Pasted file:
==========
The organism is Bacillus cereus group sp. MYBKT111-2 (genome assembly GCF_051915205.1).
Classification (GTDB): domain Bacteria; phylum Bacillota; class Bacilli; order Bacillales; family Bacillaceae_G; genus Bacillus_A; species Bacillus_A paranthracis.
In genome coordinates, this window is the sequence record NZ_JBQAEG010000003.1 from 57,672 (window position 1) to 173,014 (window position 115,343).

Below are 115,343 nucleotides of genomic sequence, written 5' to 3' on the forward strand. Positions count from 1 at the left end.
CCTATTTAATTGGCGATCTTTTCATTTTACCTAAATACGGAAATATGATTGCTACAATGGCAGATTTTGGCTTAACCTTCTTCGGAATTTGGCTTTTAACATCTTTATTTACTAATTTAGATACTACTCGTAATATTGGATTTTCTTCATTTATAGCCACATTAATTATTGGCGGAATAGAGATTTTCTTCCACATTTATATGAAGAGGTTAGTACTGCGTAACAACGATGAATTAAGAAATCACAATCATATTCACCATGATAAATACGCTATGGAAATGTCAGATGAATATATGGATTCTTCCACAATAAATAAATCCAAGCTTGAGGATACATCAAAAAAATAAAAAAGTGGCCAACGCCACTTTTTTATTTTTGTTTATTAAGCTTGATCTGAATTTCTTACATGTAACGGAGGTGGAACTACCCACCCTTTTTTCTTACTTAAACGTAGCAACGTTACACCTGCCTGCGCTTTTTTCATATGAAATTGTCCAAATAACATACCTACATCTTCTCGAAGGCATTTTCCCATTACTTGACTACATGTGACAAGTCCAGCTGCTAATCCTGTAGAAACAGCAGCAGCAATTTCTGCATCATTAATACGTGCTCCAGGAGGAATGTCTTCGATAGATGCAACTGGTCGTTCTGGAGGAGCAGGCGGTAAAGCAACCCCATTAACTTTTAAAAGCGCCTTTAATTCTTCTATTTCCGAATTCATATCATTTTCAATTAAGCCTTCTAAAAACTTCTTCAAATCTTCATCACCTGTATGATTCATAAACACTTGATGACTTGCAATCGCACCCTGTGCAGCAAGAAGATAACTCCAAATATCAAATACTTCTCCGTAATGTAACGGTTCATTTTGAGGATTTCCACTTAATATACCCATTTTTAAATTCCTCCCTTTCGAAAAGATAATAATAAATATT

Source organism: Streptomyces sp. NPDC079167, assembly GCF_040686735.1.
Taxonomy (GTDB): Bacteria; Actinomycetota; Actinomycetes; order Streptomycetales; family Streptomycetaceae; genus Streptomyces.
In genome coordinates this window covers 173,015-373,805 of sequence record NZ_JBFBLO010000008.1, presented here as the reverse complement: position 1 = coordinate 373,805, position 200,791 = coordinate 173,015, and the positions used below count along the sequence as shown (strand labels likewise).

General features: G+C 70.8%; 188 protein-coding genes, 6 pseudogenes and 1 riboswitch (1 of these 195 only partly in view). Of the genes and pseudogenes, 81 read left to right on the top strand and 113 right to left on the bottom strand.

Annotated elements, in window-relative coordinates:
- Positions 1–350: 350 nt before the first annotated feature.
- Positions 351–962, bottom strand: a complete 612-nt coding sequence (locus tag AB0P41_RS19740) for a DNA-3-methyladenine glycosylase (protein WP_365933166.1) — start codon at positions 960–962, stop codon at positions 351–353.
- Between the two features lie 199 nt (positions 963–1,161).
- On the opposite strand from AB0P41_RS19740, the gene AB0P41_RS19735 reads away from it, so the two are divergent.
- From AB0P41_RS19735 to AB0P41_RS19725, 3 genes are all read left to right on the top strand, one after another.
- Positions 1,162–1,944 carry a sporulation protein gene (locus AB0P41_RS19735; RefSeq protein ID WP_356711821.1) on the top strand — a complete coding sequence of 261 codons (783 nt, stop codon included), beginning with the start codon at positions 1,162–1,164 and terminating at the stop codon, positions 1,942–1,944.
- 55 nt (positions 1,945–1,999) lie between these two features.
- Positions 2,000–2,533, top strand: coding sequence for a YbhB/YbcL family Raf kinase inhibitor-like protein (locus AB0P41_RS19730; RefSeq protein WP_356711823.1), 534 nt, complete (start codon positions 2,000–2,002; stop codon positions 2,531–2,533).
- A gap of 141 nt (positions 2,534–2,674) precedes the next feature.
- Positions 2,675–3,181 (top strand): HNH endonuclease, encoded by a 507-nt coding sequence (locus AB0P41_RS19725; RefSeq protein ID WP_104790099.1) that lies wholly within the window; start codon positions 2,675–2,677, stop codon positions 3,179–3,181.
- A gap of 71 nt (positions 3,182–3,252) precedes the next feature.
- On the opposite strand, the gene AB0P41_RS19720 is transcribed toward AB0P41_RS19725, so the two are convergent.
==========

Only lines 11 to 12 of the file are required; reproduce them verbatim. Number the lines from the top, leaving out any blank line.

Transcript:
- Positions 1–350: 350 nt before the first annotated feature.
- Positions 351–962, bottom strand: a complete 612-nt coding sequence (locus tag AB0P41_RS19740) for a DNA-3-methyladenine glycosylase (protein WP_365933166.1) — start codon at positions 960–962, stop codon at positions 351–353.